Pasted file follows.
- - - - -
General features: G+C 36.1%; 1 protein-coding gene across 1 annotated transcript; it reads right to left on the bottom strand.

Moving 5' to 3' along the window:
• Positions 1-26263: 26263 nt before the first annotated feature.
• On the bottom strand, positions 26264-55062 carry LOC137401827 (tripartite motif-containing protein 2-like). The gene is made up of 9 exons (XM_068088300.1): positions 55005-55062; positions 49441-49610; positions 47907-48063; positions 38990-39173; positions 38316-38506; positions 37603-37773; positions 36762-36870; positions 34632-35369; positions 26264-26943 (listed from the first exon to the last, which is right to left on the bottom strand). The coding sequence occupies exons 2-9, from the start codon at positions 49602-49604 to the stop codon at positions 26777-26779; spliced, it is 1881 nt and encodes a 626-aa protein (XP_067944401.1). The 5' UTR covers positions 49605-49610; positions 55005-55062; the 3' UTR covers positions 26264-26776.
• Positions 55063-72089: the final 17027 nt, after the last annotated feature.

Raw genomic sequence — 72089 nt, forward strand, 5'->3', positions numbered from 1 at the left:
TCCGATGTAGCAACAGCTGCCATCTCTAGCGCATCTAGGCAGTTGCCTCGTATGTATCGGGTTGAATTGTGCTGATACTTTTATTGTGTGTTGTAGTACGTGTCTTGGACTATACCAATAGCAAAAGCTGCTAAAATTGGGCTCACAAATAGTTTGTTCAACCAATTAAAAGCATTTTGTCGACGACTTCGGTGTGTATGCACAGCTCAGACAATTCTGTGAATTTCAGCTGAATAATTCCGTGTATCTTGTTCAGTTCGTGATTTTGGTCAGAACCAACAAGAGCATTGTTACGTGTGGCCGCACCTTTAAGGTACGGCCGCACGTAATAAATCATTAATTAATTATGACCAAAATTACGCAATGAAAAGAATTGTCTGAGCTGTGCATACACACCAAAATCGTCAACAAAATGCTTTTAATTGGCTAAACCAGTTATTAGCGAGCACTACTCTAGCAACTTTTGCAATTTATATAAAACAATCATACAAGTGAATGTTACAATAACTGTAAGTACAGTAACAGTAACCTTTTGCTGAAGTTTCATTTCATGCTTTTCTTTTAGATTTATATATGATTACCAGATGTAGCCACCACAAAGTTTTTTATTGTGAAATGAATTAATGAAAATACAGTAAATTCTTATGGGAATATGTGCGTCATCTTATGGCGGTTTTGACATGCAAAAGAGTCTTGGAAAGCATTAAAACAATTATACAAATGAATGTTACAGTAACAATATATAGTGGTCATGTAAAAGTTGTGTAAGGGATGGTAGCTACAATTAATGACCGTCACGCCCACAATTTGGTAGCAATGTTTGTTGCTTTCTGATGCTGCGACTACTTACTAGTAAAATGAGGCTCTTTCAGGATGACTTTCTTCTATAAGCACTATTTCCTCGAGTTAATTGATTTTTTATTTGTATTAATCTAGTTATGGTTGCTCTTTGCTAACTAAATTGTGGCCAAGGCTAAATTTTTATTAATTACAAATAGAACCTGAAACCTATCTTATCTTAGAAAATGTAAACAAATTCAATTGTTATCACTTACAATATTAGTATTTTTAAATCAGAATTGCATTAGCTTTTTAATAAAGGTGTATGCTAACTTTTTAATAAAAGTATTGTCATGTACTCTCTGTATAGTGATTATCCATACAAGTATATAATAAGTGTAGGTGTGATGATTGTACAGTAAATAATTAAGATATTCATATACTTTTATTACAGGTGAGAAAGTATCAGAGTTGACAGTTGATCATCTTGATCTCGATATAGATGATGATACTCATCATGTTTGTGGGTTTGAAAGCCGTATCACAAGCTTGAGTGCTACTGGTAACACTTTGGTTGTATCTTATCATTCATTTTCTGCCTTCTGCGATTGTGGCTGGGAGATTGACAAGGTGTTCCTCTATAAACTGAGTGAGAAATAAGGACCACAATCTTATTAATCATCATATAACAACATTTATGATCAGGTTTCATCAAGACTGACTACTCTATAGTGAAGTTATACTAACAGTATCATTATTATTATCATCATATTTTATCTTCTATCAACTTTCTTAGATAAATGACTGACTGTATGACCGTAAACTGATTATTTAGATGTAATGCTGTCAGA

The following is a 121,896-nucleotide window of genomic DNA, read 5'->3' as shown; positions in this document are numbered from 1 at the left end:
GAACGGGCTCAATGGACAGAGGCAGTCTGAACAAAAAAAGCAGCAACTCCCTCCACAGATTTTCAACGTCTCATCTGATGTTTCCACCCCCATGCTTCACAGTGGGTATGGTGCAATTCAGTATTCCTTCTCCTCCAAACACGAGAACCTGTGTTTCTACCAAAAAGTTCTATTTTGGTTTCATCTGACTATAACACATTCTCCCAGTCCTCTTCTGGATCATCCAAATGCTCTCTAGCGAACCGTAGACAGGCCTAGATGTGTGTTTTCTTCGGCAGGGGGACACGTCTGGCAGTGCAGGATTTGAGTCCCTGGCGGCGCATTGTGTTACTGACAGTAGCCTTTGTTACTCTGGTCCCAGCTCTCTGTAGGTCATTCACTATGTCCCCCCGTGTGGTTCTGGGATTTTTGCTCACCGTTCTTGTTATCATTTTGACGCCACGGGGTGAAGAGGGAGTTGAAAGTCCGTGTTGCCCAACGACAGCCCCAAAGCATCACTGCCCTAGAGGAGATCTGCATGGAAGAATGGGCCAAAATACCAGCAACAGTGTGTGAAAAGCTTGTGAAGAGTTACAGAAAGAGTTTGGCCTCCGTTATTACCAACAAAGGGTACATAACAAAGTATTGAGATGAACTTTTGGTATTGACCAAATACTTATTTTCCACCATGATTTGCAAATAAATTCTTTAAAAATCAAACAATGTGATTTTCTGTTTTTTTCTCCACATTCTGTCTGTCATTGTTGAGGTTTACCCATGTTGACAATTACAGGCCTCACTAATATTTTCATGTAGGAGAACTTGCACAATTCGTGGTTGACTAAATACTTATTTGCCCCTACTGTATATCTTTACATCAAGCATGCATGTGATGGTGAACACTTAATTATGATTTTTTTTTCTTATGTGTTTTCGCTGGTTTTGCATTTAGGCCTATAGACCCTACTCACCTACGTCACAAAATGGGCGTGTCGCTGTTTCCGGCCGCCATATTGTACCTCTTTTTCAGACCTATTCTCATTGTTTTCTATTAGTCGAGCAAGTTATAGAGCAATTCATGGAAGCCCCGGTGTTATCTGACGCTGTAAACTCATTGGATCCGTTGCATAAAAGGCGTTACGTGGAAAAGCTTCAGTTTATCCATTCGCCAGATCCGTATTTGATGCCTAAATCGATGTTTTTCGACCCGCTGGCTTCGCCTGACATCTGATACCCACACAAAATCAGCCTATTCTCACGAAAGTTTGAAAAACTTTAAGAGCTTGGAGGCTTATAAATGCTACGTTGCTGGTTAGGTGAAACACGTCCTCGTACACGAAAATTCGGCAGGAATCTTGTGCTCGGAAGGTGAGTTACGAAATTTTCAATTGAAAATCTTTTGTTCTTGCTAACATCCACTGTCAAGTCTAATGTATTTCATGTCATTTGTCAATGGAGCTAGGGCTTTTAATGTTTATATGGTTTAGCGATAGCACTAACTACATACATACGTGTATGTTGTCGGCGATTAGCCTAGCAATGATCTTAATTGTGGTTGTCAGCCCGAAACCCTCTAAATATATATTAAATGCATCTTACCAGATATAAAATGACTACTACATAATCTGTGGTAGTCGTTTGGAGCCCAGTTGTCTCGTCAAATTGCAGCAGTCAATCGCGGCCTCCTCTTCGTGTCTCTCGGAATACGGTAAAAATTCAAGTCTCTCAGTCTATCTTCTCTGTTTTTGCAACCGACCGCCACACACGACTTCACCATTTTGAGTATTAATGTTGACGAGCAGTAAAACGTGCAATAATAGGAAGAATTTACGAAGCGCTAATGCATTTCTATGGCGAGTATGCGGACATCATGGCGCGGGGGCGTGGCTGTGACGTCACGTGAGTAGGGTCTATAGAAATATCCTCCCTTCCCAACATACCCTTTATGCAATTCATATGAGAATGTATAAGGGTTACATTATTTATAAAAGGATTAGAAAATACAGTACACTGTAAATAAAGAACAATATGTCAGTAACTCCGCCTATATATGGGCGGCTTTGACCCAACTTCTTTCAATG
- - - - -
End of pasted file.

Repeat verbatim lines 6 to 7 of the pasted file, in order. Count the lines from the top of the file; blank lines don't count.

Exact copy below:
Raw genomic sequence — 72089 nt, forward strand, 5'->3', positions numbered from 1 at the left:
TCCGATGTAGCAACAGCTGCCATCTCTAGCGCATCTAGGCAGTTGCCTCGTATGTATCGGGTTGAATTGTGCTGATACTTTTATTGTGTGTTGTAGTACGTGTCTTGGACTATACCAATAGCAAAAGCTGCTAAAATTGGGCTCACAAATAGTTTGTTCAACCAATTAAAAGCATTTTGTCGACGACTTCGGTGTGTATGCACAGCTCAGACAATTCTGTGAATTTCAGCTGAATAATTCCGTGTATCTTGTTCAGTTCGTGATTTTGGTCAGAACCAACAAGAGCATTGTTACGTGTGGCCGCACCTTTAAGGTACGGCCGCACGTAATAAATCATTAATTAATTATGACCAAAATTACGCAATGAAAAGAATTGTCTGAGCTGTGCATACACACCAAAATCGTCAACAAAATGCTTTTAATTGGCTAAACCAGTTATTAGCGAGCACTACTCTAGCAACTTTTGCAATTTATATAAAACAATCATACAAGTGAATGTTACAATAACTGTAAGTACAGTAACAGTAACCTTTTGCTGAAGTTTCATTTCATGCTTTTCTTTTAGATTTATATATGATTACCAGATGTAGCCACCACAAAGTTTTTTATTGTGAAATGAATTAATGAAAATACAGTAAATTCTTATGGGAATATGTGCGTCATCTTATGGCGGTTTTGACATGCAAAAGAGTCTTGGAAAGCATTAAAACAATTATACAAATGAATGTTACAGTAACAATATATAGTGGTCATGTAAAAGTTGTGTAAGGGATGGTAGCTACAATTAATGACCGTCACGCCCACAATTTGGTAGCAATGTTTGTTGCTTTCTGATGCTGCGACTACTTACTAGTAAAATGAGGCTCTTTCAGGATGACTTTCTTCTATAAGCACTATTTCCTCGAGTTAATTGATTTTTTATTTGTATTAATCTAGTTATGGTTGCTCTTTGCTAACTAAATTGTGGCCAAGGCTAAATTTTTATTAATTACAAATAGAACCTGAAACCTATCTTATCTTAGAAAATGTAAACAAATTCAATTGTTATCACTTACAATATTAGTATTTTTAAATCAGAATTGCATTAGCTTTTTAATAAAGGTGTATGCTAACTTTTTAATAAAAGTATTGTCATGTACTCTCTGTATAGTGATTATCCATACAAGTATATAATAAGTGTAGGTGTGATGATTGTACAGTAAATAATTAAGATATTCATATACTTTTATTACAGGTGAGAAAGTATCAGAGTTGACAGTTGATCATCTTGATCTCGATATAGATGATGATACTCATCATGTTTGTGGGTTTGAAAGCCGTATCACAAGCTTGAGTGCTACTGGTAACACTTTGGTTGTATCTTATCATTCATTTTCTGCCTTCTGCGATTGTGGCTGGGAGATTGACAAGGTGTTCCTCTATAAACTGAGTGAGAAATAAGGACCACAATCTTATTAATCATCATATAACAACATTTATGATCAGGTTTCATCAAGACTGACTACTCTATAGTGAAGTTATACTAACAGTATCATTATTATTATCATCATATTTTATCTTCTATCAACTTTCTTAGATAAATGACTGACTGTATGACCGTAAACTGATTATTTAGATGTAATGCTGTCAGA